The game’s afoot
December 14th 2015
Some of you (at least those paying attention) will have realised that I’ve accidentally invented a board game, and that I’ve promised to explain myself at some point. This is (partly) that point.
The genesis of this somewhat random tangent happened in an entirely organic way. I started writing a story, set in an alternative but entirely viable ancient Persia, sometime after the time of Genghis Khan, but before Timur. It was supposed to be a bleak and melancholy tale of love and loss, echoing against a background of societal collapse and the end of dreams of nationhood. What it turned out to be was a thigh-slapping, hail-fellow-well-met romp, complete with cross-dressing, moustache twirling villains, bumbling heroes, beautiful princesses, wild escapes and gripping sword fights. Certainly more The Princess Bride than Joseph Conrad, so that the title was changed from We Are But Dust to The Alchemist’s Dream.
The plot centres on an unjustly exiled inventor, Abbas (the titular alchemist) and his machinations from afar to gain both justice and revenge against the wicked prince who caused all his woes. And part of his intricate web of intrigue involves a game. A game which, inevitably, several of the characters play during the course of the story, and requires the conduct of the games to be described.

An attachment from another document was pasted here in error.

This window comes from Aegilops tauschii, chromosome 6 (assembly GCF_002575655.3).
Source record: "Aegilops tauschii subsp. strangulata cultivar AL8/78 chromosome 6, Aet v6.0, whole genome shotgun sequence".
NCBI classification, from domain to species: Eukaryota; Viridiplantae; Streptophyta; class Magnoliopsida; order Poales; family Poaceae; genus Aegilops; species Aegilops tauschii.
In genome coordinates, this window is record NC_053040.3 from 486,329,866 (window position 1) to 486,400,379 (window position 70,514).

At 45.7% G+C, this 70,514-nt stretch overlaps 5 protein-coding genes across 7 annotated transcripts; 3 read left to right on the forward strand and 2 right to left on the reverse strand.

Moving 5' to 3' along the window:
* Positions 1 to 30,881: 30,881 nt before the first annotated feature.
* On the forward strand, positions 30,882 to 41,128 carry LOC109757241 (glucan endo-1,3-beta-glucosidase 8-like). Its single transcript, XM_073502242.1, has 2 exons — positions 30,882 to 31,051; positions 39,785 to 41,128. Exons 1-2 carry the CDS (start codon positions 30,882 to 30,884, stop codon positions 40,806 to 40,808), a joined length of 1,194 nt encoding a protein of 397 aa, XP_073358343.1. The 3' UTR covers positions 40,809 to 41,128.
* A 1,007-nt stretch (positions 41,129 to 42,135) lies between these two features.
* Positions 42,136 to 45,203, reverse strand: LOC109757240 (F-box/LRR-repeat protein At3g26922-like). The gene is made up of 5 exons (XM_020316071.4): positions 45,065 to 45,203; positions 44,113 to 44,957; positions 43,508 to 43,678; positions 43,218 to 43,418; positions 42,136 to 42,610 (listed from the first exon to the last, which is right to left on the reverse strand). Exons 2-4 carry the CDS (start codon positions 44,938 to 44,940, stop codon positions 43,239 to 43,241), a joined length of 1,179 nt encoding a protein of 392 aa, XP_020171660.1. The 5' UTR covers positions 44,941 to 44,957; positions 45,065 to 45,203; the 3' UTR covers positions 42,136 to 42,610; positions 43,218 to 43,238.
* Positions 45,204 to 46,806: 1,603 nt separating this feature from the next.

I thought at the earliest stage I could just wing it. Very shortly afterwards, I realised I couldn’t. So I put the writing aside, came up with a board, and an aesthetic, and some rules, and made a prototype. I know that sounds a bit blithe, but I was on an inexplicable creative high at the time, and everything just fell into place. I did discover that my ambition outstripped my woodworking skills, but there were ways around that. But, pretty much from the off, I realised that I hadn’t just managed to cobble together something that would work for the story – my original intention – but something that actually would work and exist outside of it, on its own merits.
Unfortunately for me, the game (at this point, it had no name, either in real life or in the book) was very easy to learn to play – again, something demanded by the story – but very difficult to make. Abbas, the ‘original creator’, is a skilled craftsman and inventor, with access to all kinds of forges and lathes, and because this is storyland, we don’t get to see his struggles. Back in the real world…
The problem was exactness. The playing surface consists of thirty one interlocking tiles, each one in the shape of a cluster of seven hexagons. If I’m even slightly out, they don’t tessellate. And the whole point of the thirty one tiles is that they can be positioned anywhere on the board, in any orientation, to give an almost infinitely variable arrangement. Each tile can be placed in any of thirty positions. Each tile can be rotated six times. That gives me (assuming my maths is correct) somewhere in the region of 10^200 combinations. In practice, it’s going to be less than that, but it’s still a very large number, and given the length of the universe, unlikely that the board will repeat itself. Ever.